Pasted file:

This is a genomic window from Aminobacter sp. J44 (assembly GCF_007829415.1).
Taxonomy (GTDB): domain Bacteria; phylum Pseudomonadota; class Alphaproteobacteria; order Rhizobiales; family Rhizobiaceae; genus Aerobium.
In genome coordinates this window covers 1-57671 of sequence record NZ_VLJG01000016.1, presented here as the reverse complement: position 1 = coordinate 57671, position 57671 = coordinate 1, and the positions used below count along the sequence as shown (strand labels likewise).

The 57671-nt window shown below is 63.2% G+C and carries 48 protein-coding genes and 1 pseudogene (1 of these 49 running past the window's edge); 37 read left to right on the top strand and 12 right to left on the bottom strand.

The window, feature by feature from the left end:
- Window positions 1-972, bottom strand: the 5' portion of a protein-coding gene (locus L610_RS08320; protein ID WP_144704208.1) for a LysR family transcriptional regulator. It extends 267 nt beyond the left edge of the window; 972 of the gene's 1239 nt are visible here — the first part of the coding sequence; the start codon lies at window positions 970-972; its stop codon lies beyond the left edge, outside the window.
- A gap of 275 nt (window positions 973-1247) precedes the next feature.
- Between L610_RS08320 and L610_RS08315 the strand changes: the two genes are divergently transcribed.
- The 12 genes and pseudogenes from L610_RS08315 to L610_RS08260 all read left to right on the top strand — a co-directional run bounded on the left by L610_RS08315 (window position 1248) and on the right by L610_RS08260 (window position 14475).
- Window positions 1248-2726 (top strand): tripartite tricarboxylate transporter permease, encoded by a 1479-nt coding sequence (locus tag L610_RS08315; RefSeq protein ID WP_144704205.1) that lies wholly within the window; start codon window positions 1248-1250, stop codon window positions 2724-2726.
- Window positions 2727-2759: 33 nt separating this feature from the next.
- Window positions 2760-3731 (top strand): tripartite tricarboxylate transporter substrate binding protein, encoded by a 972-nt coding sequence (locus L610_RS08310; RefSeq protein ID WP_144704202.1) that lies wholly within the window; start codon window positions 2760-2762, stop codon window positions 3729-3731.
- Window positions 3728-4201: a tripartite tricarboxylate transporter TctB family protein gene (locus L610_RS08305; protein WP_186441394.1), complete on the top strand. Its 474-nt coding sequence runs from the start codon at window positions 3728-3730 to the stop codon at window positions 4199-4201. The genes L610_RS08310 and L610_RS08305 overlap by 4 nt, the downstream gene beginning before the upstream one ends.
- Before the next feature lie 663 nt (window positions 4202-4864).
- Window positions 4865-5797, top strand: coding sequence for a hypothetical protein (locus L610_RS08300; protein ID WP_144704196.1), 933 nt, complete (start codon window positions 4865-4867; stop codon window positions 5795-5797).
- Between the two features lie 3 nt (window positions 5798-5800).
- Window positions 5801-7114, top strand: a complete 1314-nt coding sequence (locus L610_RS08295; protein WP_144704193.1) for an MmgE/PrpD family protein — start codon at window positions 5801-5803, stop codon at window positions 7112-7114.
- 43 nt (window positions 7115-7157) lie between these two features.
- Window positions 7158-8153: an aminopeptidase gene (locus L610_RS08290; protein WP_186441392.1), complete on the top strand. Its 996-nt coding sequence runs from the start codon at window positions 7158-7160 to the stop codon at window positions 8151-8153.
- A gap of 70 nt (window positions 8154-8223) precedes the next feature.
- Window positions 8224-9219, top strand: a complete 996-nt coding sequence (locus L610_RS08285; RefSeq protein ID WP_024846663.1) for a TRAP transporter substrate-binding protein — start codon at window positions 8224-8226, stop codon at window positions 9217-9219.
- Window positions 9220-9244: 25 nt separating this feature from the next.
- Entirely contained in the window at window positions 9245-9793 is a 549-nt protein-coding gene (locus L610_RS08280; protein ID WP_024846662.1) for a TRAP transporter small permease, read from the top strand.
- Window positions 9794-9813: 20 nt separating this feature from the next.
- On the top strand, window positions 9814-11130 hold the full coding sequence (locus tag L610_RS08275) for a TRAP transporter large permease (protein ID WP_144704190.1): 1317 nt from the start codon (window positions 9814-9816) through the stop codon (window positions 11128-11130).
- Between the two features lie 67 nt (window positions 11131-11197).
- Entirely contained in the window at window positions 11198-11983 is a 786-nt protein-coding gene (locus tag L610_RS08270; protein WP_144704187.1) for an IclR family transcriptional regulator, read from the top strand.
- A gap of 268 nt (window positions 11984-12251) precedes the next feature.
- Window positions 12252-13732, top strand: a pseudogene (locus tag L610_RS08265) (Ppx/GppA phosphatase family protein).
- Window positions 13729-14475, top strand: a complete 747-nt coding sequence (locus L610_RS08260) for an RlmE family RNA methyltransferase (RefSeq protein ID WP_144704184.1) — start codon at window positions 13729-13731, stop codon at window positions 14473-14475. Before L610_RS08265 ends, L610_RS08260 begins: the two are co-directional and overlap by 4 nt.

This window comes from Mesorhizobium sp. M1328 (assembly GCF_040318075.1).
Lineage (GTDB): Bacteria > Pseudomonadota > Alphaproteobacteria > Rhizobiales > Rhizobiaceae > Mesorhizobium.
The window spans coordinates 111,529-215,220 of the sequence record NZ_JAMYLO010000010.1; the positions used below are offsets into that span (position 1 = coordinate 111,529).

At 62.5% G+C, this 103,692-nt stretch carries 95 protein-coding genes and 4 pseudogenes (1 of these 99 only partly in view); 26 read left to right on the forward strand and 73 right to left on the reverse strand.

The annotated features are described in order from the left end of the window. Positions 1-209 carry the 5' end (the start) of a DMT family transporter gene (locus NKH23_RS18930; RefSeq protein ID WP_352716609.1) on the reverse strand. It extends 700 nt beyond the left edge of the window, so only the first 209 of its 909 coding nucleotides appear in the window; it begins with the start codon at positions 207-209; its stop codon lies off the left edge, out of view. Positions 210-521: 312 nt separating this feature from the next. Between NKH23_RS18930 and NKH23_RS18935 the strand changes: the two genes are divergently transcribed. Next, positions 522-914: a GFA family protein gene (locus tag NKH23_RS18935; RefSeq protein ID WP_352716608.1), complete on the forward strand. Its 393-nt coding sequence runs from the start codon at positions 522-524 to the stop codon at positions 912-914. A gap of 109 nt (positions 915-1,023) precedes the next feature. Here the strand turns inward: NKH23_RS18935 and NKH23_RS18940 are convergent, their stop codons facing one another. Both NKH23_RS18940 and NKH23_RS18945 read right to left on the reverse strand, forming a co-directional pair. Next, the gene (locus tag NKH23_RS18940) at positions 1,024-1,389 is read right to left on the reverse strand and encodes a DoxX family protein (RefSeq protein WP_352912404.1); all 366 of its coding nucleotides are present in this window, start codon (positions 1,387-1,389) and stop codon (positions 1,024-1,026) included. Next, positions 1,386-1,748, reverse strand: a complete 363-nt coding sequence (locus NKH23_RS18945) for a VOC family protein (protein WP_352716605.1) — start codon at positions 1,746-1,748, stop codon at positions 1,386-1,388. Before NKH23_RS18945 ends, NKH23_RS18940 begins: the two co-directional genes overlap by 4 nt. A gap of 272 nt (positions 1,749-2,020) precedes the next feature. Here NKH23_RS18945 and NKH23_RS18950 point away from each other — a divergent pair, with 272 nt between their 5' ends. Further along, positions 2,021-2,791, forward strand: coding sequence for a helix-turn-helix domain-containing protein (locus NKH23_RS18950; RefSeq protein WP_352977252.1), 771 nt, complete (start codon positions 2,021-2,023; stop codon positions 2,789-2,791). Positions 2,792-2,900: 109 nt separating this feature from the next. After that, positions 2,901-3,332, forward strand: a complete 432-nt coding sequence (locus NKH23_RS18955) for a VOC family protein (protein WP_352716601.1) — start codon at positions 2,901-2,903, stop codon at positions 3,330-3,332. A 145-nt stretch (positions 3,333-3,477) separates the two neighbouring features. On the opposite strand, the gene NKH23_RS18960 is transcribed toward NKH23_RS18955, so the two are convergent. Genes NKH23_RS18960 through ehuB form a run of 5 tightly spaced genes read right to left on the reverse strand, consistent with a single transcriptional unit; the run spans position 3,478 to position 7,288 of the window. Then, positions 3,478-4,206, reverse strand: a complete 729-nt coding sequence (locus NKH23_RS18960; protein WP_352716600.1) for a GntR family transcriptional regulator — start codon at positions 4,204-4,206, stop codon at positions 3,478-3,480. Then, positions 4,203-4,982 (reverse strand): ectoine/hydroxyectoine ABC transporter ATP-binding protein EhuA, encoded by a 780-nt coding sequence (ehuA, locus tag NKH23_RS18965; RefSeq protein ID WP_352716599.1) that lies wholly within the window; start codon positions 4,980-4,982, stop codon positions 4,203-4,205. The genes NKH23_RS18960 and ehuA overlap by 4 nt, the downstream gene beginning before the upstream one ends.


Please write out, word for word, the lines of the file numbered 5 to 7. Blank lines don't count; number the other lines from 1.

The window, feature by feature from the left end:
- Window positions 1-972, bottom strand: the 5' portion of a protein-coding gene (locus L610_RS08320; protein ID WP_144704208.1) for a LysR family transcriptional regulator. It extends 267 nt beyond the left edge of the window; 972 of the gene's 1239 nt are visible here — the first part of the coding sequence; the start codon lies at window positions 970-972; its stop codon lies beyond the left edge, outside the window.
- A gap of 275 nt (window positions 973-1247) precedes the next feature.